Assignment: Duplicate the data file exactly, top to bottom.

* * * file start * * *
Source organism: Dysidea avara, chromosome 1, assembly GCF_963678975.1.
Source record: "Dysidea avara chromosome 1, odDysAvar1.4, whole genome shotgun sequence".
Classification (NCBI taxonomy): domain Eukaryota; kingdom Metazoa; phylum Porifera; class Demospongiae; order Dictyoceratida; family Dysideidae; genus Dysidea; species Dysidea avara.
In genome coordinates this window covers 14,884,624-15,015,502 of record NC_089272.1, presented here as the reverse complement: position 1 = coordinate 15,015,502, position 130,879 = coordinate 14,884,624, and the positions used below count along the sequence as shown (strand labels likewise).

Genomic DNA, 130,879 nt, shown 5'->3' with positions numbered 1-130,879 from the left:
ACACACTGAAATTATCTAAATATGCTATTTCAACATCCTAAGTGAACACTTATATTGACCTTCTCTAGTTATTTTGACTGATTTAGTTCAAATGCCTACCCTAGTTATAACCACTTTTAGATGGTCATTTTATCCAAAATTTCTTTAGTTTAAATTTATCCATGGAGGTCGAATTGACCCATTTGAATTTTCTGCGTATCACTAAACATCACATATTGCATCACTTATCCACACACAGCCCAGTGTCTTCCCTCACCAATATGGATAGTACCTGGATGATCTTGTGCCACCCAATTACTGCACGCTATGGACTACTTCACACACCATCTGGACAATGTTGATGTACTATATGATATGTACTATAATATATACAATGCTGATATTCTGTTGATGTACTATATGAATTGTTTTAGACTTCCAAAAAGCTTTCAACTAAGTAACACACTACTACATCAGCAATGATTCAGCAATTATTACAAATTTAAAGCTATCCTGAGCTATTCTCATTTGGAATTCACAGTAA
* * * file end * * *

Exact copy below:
Source organism: Dysidea avara, chromosome 1, assembly GCF_963678975.1.
Source record: "Dysidea avara chromosome 1, odDysAvar1.4, whole genome shotgun sequence".
Classification (NCBI taxonomy): domain Eukaryota; kingdom Metazoa; phylum Porifera; class Demospongiae; order Dictyoceratida; family Dysideidae; genus Dysidea; species Dysidea avara.
In genome coordinates this window covers 14,884,624-15,015,502 of record NC_089272.1, presented here as the reverse complement: position 1 = coordinate 15,015,502, position 130,879 = coordinate 14,884,624, and the positions used below count along the sequence as shown (strand labels likewise).

Genomic DNA, 130,879 nt, shown 5'->3' with positions numbered 1-130,879 from the left:
ACACACTGAAATTATCTAAATATGCTATTTCAACATCCTAAGTGAACACTTATATTGACCTTCTCTAGTTATTTTGACTGATTTAGTTCAAATGCCTACCCTAGTTATAACCACTTTTAGATGGTCATTTTATCCAAAATTTCTTTAGTTTAAATTTATCCATGGAGGTCGAATTGACCCATTTGAATTTTCTGCGTATCACTAAACATCACATATTGCATCACTTATCCACACACAGCCCAGTGTCTTCCCTCACCAATATGGATAGTACCTGGATGATCTTGTGCCACCCAATTACTGCACGCTATGGACTACTTCACACACCATCTGGACAATGTTGATGTACTATATGATATGTACTATAATATATACAATGCTGATATTCTGTTGATGTACTATATGAATTGTTTTAGACTTCCAAAAAGCTTTCAACTAAGTAACACACTACTACATCAGCAATGATTCAGCAATTATTACAAATTTAAAGCTATCCTGAGCTATTCTCATTTGGAATTCACAGTAA